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A New Attitude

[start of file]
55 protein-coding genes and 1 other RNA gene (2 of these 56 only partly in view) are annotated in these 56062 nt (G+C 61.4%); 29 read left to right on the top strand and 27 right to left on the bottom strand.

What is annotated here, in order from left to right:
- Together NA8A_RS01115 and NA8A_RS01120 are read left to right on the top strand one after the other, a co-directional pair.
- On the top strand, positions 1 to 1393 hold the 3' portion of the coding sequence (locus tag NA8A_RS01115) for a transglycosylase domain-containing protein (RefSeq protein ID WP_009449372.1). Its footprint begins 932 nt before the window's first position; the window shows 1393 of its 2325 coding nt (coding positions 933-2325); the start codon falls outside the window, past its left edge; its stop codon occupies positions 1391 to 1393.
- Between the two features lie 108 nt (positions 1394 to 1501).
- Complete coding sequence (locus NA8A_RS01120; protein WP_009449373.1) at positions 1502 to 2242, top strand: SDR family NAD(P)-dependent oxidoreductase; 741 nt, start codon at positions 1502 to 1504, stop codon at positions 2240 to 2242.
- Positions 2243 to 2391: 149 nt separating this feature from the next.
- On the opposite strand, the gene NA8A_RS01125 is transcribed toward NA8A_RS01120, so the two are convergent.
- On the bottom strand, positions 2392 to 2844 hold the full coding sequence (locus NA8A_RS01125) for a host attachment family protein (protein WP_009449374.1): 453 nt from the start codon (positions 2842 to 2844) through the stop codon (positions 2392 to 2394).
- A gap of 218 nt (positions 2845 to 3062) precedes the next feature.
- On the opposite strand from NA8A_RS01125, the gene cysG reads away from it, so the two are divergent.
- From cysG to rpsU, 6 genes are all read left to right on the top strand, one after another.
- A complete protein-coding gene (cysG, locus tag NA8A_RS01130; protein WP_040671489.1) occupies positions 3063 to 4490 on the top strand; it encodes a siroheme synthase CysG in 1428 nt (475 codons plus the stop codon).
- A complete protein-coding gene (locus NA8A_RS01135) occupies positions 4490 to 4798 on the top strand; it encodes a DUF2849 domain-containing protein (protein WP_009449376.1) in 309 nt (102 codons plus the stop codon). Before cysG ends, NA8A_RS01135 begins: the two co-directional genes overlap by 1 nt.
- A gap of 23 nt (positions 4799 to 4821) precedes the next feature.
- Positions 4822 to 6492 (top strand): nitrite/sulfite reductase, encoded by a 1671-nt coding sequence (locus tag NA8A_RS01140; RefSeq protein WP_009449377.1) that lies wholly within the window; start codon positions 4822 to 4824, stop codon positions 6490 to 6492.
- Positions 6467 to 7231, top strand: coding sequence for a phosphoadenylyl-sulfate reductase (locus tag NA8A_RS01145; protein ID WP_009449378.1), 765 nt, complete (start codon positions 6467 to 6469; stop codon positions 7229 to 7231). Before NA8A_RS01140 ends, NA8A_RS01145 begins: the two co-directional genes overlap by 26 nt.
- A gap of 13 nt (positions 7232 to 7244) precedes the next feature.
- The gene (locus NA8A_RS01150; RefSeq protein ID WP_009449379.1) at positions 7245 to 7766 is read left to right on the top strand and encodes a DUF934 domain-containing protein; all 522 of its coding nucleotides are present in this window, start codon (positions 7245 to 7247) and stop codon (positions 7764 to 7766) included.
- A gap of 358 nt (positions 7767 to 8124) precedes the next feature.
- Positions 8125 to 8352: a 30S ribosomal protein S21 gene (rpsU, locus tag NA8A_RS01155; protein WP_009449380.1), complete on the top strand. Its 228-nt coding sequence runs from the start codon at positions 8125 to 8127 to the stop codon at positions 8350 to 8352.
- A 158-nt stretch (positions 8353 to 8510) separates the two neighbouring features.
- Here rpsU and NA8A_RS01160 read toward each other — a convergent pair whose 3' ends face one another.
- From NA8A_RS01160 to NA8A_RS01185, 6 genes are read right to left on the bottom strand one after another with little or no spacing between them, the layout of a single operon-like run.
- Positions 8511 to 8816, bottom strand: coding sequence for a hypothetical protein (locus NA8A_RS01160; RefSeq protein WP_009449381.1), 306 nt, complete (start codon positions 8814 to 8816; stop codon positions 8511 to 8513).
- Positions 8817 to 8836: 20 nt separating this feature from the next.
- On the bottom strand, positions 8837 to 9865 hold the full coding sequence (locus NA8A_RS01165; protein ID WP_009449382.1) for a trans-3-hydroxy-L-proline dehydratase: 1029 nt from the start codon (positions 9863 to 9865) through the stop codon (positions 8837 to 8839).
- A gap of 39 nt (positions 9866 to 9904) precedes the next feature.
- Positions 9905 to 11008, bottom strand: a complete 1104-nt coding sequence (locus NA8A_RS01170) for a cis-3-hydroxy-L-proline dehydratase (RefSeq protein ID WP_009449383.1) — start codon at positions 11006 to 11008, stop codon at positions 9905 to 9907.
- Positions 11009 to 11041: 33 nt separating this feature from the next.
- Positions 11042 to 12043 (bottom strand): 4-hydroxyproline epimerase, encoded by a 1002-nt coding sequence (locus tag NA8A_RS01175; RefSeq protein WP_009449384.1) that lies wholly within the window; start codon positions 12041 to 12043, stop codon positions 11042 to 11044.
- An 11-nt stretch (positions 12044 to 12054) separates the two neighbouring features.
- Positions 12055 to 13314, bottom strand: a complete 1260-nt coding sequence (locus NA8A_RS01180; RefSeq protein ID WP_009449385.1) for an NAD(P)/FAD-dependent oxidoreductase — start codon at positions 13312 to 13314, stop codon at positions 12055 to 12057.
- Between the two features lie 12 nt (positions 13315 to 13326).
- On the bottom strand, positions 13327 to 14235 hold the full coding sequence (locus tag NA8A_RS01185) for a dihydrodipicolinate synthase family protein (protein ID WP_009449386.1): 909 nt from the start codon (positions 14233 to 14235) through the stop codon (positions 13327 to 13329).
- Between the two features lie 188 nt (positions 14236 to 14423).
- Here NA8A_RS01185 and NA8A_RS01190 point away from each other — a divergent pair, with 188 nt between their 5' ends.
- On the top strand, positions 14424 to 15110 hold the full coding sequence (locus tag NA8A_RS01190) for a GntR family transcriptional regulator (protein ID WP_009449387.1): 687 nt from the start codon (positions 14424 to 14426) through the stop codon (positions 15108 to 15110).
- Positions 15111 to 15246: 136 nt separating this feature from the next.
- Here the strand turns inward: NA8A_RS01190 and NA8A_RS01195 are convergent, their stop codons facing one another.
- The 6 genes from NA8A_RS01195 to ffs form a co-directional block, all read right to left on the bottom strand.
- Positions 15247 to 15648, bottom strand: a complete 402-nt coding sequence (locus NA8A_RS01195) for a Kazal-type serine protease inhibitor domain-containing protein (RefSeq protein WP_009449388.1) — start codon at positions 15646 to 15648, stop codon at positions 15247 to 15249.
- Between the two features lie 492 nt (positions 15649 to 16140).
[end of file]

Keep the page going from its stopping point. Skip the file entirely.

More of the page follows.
I think I may have an attitude problem.  This isn’t an easy thing to admit but lately I’ve noticed I’m a little more irritable than usual.  For instance when I went to the grocery store yesterday I became extremely upset over the fact they were out of a certain, much needed, item.  Of course I demanded to speak to the manager at once. He proceeded to tell me they were out of this item and, in spite of what I thought, were not hoarding them in the back of the store.  I threatened, in no uncertain terms, to write a long, stern letter to the home office.  I’m ashamed to admit I was upset because they were out of sugar free Oreos, which in my opinion is no less than a capital offense.  When I first saw a box of sugar free Oreos I could almost hear the angels sing.  Maybe you have to be a diabetic, like me, to understand.  For years we’ve been subjected to no flavor, gas inducing, sugar free products.  A great man, Dave Barry, once said to never take a laxative and a sleeping pill on the same night.  I would like to add you shouldn’t eat more than two pieces of sugar free chocolate on the same night you take a sleeping pill either, if you know what I mean.  So to find out that the Nabisco Company thought enough of us diabetics to create Oreos that we could eat without a Kaopectate chaser or doubling our insulin dosage was no less than a miracle.  They were also out of my brand of milk and bread but I didn’t care.  I wanted my sugar free Oreos and I wanted them now!  I didn’t have this strong of a reaction at the pharmacy when I found out they were out of my insulin.  Actually I blame my irritability yesterday on the Ford Motor Company.   On my way to the store I got behind a slow Ford in the passing lane on the highway.  They were going forty-five  in a sixty-five mph zone.  The worst part is they were driving a Mustang.  I know from personal experience that Mustangs go a lot faster than that.  In fact I was caught, several years ago, going a hundred in a fifty-five mph zone, while driving my Mustang Cobra to work.  At least that’s what the nice highway patrolman told me at dinner later that night.  Fortunately he didn’t give me a ticket however he did suggest I slow it down.  Especially on the nights he wasn’t working.  We had dinner together a lot when I had that car.  In my defense a Mustang Cobra will stall if you go any slower than sixty mph , so it really wasn’t my fault.  Because of my experiences with my Mustang, I just knew the person moseying along in front of me could go faster if they really wanted to.  Obviously they were also blind and deaf since they didn’t respond to my helpful hand gestures or vocal suggestions to try pressing down on the skinny pedal on the right.   I frequently offer suggestions to other drivers.  For instance, if someone hesitates at a green light I like to remind them it doesn’t get any greener.  Surprisingly, not everyone appreciates these suggestions.